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Rosanne Cash Black Cadillac Review

Album. Released 2006.  

BBC Review

First album in four years from Rosanne Cash documents the loss of her father, mother...

Jon Lusk 2006

Country music pedigrees don't come much more prestigious than that of singer/songwriter Rosanne Cash;ex-wife of Rodney Crowell, daughter of Johnny Cash and step daughter of June Carter Cash. Some say she'd never have been as well known without this; others reckon her artistry has been unfairly overshadowed by her more famous relatives. Whatever, Rosanne Cash is a singular talent who has been making good and great records for over a quarter of a century.

As a confessional and deeply autobiographical writer, her best work has always been that closest to the bone. So it's hardly surprising that the triple whammy (if you'll excuse the callous phrase) of losing her mother, stepmother and father within the space of just two cruel years finds her on such good form.

Black Cadillac comes across like two mini albums that have been spliced together; one half recorded in L.A with new producer Bill Bottrell and the other in New York with husband John Leventhal, who has been her regular producer since 1993's relatively lacklustre The Wheel.

Cash seems to have saved much of the strongest (and most sombre) material for Botrell, with largely acoustic piano ballads like "I Was Watching You" and "The World Unseen". Thesematch nagging choruses and lyrics spelling out recent events with the steely sense of catharsis that's long been her trademark. 'I blink and while my eyes have closed/ they both have gone away,' she wails on the finger-picked "House On The Lake"; and 'Now one of us gets to go to heaven/ One has to stay here in hell' she sighs on the brooding title track. Hard to imagine many covers resulting from such personal stuff.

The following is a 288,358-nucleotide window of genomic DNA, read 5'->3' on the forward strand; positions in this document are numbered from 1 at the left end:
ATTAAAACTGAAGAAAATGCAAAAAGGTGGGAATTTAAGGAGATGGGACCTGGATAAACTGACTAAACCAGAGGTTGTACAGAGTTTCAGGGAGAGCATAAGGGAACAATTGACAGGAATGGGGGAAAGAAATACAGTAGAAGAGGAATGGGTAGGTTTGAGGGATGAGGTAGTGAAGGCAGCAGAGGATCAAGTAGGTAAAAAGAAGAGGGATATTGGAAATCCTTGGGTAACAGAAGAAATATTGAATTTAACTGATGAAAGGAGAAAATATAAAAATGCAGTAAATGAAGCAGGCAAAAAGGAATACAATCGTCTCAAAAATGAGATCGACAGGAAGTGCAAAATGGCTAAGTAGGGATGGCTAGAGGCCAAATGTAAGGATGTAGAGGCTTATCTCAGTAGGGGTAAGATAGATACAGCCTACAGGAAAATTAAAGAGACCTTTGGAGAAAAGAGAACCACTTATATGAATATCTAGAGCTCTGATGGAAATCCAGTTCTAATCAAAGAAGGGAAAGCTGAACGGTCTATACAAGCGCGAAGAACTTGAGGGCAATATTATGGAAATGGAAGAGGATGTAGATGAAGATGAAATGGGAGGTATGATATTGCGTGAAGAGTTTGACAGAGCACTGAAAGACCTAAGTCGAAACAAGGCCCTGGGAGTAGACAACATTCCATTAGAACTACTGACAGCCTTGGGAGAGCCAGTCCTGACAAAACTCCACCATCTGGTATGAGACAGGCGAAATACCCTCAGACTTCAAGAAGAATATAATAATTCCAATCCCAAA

It's not completely sustained however, and a few of the upbeat tracks weaken the impact. But on the bright side, it's been nearly four years since the rather forgettable Rules of Travel and this is a considerable return to form. Cash is singing strong songs with a renewed conviction; Black Cadillac is a fine late night listen.

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